• Scientists at Purdue University have come up with en edible security tag that can be integrated into medicine and emit distinctive light patterns when exposed to LED lights as a way to guarantee its safety and authenticity.
  • As is the case with items that are manufactured in more traditional manners, it's certainly possible for 3D-printed products to be counterfeited. A new system could help identify such bogus goods, by printing a unique code right into objects.
  • Science
    A tiny artificial tongue which can identify individual whiskies by taste has been invented by a team of Scottish engineers . The device could mean big things for drink makers wanting to ensure a consistent product, and protect their precious brands from counterfeiters at the same time.
  • ​In the developing world, about 10 percent of medications are actually inferior counterfeits of the real thing. Unfortunately, these same regions often lack the equipment needed for detecting those fakes. An inexpensive new system, however, could remedy that problem.
  • ​It seems that the more technology progresses, the easier it becomes to produce convincing counterfeit goods. Scientists at the University of Copenhagen are fighting back, however, with product tags that they claim cannot be replicated – even by an item's legitimate manufacturer.
  • ​Although 3D printers are able to produce some amazing objects, they can also crank out counterfeit goods, illegal firearms, and other not-so-nice creations. Soon, if someone is suspected of making such items, it could be possible to match the objects to that person's printer.
  • Science
    ​In developing nations, unscrupulous companies routinely produce counterfeit or diluted antibiotics. Unfortunately, those same countries often lack the expensive lab equipment needed to detect fakes. There could be hope, however, in the form of a simple new paper device.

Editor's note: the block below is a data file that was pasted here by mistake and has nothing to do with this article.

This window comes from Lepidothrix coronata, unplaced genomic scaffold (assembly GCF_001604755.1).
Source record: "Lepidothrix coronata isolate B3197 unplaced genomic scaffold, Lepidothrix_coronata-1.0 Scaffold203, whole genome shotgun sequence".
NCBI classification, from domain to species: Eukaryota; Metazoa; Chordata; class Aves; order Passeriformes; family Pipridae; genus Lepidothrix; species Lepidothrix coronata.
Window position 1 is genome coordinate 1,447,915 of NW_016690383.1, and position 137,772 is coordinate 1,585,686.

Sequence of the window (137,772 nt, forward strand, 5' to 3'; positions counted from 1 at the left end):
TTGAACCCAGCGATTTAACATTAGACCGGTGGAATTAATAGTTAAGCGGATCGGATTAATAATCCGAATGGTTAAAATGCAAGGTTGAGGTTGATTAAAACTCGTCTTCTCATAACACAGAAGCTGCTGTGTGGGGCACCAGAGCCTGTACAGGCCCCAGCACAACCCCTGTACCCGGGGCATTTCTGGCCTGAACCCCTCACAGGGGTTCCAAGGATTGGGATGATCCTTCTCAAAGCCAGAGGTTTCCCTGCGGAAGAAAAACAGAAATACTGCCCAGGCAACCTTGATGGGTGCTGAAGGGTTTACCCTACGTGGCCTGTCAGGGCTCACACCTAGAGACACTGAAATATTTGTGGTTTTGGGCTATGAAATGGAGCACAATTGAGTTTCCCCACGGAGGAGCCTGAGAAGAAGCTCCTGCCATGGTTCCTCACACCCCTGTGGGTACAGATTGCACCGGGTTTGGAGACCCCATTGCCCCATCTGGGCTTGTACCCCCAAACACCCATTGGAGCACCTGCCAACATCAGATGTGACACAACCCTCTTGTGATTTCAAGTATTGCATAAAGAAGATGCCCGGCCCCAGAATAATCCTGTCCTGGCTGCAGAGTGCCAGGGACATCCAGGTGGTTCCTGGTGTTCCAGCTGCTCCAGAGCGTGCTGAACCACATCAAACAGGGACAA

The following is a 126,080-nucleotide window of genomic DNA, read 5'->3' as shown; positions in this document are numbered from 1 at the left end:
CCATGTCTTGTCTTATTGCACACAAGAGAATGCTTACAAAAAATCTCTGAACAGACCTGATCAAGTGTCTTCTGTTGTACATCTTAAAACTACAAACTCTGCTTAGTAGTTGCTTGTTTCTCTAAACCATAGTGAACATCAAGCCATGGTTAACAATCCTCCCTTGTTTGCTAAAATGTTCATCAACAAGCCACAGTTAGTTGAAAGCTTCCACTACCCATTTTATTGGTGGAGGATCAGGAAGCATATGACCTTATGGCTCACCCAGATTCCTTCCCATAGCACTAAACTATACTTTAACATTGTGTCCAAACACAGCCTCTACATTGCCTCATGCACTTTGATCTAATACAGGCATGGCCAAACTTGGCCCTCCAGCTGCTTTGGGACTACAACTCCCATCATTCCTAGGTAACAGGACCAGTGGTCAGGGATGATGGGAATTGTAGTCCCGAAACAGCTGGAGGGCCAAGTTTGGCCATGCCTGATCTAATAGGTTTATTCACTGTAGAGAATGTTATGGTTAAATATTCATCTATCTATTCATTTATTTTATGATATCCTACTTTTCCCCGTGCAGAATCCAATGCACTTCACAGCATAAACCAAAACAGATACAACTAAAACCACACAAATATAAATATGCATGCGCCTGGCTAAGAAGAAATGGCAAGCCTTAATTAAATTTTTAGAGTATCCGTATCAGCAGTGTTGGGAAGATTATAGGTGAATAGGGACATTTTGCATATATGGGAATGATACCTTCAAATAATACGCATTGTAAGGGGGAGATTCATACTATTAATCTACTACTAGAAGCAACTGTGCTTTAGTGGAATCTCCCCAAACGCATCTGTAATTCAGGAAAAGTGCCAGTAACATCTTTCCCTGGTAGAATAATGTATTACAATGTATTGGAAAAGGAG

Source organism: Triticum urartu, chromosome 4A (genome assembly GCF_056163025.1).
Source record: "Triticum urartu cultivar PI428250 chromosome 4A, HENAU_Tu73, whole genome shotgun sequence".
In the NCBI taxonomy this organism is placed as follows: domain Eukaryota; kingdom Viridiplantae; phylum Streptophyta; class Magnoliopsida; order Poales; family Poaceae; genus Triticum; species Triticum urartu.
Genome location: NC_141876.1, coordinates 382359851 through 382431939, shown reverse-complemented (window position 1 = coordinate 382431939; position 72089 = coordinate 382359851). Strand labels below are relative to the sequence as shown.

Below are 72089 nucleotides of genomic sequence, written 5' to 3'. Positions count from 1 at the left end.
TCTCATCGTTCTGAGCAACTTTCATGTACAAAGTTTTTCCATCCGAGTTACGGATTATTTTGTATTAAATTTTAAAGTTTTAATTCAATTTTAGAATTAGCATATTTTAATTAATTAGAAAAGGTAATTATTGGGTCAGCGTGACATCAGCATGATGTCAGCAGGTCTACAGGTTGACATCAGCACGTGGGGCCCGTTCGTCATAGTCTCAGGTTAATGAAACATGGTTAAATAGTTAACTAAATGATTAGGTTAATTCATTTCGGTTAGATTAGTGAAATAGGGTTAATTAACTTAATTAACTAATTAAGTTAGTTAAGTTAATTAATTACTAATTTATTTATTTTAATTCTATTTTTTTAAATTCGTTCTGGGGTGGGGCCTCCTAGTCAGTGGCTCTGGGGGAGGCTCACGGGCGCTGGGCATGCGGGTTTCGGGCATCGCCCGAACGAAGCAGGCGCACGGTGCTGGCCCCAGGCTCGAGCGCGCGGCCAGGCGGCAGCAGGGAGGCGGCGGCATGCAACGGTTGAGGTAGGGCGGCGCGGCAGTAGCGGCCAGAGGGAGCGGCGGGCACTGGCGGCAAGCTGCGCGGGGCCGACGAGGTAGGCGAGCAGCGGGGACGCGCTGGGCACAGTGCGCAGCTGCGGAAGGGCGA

• ​As more and more products are manufactured via 3D printing, the potential for 3D-printed counterfeit versions rises accordingly. With that in mind, scientists have devised a method of ensuring that a printed item is the real thing, by building an "exploded" QR code into it.
  • Science
    ​We've already heard about an experimental technique for detecting counterfeit olive oil, that involves adding synthetic DNA to the genuine product. Now, German scientists are exploring the possibility of using added tomato DNA to keep bogus breast implants off the market.
  • Science
    ​It's possible that the honey you buy in the supermarket isn't pure – unscrupulous suppliers will often dilute it with cheaper substances such as corn syrup or molasses. An "electronic tongue," however, is claimed to detect such added ingredients faster than ever before.
  • IBM Research has released its annual “5 in 5” list, outlining five technologies that the company believes will be instrumental over the next five years. This year’s list focuses on security and AI, predicting that by 2023 we’ll have unhackable encryption, unbiased AI and mainstream quantum computers
  • Science
    ​Serving counterfeit liquor is not only unethical, but depending on the contents of that liquor, can also be dangerous to the people consuming it. It was with this in mind that scientists recently developed a portable device that can tell fake booze from the real thing.